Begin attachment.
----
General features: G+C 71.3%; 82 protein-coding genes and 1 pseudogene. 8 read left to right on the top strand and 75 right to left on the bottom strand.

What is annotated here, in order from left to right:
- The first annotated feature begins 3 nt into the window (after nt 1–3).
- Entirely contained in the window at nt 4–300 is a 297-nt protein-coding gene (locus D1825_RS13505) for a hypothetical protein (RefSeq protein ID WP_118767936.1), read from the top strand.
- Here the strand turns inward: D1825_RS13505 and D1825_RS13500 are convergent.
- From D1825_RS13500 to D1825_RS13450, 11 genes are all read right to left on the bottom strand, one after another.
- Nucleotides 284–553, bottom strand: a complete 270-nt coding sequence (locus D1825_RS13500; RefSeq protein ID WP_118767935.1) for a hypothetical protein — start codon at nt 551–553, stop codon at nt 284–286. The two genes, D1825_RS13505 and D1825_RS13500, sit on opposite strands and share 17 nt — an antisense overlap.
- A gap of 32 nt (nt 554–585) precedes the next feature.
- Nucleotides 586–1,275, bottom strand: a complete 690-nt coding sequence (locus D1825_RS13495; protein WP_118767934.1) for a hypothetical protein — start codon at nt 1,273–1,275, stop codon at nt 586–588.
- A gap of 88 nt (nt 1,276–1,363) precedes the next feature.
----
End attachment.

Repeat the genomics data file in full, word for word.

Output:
General features: G+C 71.3%; 82 protein-coding genes and 1 pseudogene. 8 read left to right on the top strand and 75 right to left on the bottom strand.

What is annotated here, in order from left to right:
- The first annotated feature begins 3 nt into the window (after nt 1–3).
- Entirely contained in the window at nt 4–300 is a 297-nt protein-coding gene (locus D1825_RS13505) for a hypothetical protein (RefSeq protein ID WP_118767936.1), read from the top strand.
- Here the strand turns inward: D1825_RS13505 and D1825_RS13500 are convergent.
- From D1825_RS13500 to D1825_RS13450, 11 genes are all read right to left on the bottom strand, one after another.
- Nucleotides 284–553, bottom strand: a complete 270-nt coding sequence (locus D1825_RS13500; RefSeq protein ID WP_118767935.1) for a hypothetical protein — start codon at nt 551–553, stop codon at nt 284–286. The two genes, D1825_RS13505 and D1825_RS13500, sit on opposite strands and share 17 nt — an antisense overlap.
- A gap of 32 nt (nt 554–585) precedes the next feature.
- Nucleotides 586–1,275, bottom strand: a complete 690-nt coding sequence (locus D1825_RS13495; protein WP_118767934.1) for a hypothetical protein — start codon at nt 1,273–1,275, stop codon at nt 586–588.
- A gap of 88 nt (nt 1,276–1,363) precedes the next feature.